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Hmmmm... did you compile the libraries yourself, or did you install them as binaries from rpm's or the like? If from source, were there any compilation options that might influence the way the libraries are built? I would figure both libraries would suffer the same problem if that were the case... Was the code snagged as a stable release or CVS?

Is there any chance that maybe the include headers and the compiled library don't match up? I mean something like the library is version 1.2, and the headers are version 1.1?

Another grasp at straws: what is the name of the library you're trying to include? I'm going to assume it's 'SMlib' since that's the name of the header you mentioned. Doesn't the command line need "-lSMlib" in that case? The only reason I mention it is that the error sounds very similar to if you were to use the sqrt() function, but forget to add the "-lm" option to gcc.
 
Old 09-03-2003, 11:22 AM   #6
tceast
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Quote:
Originally posted by Dark_Helmet
Hmmmm... did you compile the libraries yourself, or did you install them as binaries from rpm's or the like? If from source, were there any compilation options that might influence the way the libraries are built? I would figure both libraries would suffer the same problem if that were the case... Was the code snagged as a stable release or CVS?

Is there any chance that maybe the include headers and the compiled library don't match up? I mean something like the library is version 1.2, and the headers are version 1.1?

Another grasp at straws: what is the name of the library you're trying to include? I'm going to assume it's 'SMlib' since that's the name of the header you mentioned. Doesn't the command line need "-lSMlib" in that case? The only reason I mention it is that the error sounds very similar to if you were to use the sqrt() function, but forget to add the "-lm" option to gcc.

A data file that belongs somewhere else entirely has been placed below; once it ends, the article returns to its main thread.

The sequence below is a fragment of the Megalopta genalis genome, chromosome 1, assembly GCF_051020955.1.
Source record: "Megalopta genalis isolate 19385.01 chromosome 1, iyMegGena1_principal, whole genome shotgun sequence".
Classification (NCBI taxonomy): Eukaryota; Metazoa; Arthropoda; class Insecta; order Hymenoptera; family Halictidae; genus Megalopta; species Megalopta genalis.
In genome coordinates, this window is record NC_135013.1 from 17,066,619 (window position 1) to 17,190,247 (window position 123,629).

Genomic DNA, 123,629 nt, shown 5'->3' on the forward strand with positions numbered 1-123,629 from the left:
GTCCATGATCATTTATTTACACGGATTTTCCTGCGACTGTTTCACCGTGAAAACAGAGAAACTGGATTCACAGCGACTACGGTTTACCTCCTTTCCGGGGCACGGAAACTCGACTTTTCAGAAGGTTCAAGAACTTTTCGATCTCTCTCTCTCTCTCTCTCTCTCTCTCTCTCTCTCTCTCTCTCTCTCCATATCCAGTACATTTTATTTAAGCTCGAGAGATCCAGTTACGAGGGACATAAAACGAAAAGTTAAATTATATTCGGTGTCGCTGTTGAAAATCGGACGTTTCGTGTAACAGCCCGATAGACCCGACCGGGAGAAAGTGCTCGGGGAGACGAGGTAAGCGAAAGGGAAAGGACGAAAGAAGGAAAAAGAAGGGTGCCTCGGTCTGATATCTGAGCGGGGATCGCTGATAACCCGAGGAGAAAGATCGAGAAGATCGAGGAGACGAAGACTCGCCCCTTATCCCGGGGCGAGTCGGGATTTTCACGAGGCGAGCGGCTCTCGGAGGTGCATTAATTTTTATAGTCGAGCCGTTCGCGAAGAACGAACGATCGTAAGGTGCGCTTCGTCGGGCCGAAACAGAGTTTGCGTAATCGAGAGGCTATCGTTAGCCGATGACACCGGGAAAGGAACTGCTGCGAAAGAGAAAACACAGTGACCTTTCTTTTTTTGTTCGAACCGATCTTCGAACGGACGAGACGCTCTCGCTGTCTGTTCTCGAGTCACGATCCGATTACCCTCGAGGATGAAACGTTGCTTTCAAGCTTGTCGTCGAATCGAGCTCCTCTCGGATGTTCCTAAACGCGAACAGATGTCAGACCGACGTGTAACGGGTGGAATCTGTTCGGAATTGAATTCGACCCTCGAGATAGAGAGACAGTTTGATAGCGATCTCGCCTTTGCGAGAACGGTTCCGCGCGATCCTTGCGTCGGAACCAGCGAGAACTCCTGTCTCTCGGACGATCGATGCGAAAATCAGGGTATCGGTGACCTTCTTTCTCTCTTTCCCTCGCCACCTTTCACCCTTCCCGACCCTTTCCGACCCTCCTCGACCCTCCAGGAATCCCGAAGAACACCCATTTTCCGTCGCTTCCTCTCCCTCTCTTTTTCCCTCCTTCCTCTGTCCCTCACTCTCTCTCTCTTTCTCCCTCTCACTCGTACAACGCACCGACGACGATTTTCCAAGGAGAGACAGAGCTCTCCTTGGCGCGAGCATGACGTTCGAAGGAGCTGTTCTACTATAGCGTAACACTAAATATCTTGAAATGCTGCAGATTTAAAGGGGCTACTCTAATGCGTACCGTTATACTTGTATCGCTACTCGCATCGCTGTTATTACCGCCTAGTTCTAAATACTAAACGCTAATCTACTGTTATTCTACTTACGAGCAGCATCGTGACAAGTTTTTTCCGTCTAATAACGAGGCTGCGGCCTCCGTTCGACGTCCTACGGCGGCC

I installed the libraries as RPM's thru the standard install process of redhat 9.0. The error message is coming from functions in the libXt.a and libX11.a libraries with reference to definitions that should be in the SMlib.h and pthread.h header files. I know these header files are being included because I can see them. There is no SMlib, but I did add -lSM and the errors changed to ICE related. I just added -lICE and now the only errors are 'pthread' related. So, I think you have me on the right track. THANK-YOU!!! What library calls the pthread.h header?
 
Old 09-03-2003, 11:54 PM   #7
Dark_Helmet
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I don't know for certain. I thought all the pthread code was a part of glibc, and I'm reasonably certain glibc is automatically included whenever you compile anything.

Are you getting the same types of unresolved errors, or are they different?
 
Old 09-04-2003, 04:21 AM   #8
kev82
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Quote:
What library calls the pthread.h header?
how about /usr/lib/libpthread.{a,so} so maybe try -lpthread
 
Old 09-08-2003, 07:15 AM   #9
bwMarkus
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I had a problem which looks quite similar. Do a search on user="bwMarkus", there's also a problem with static linking.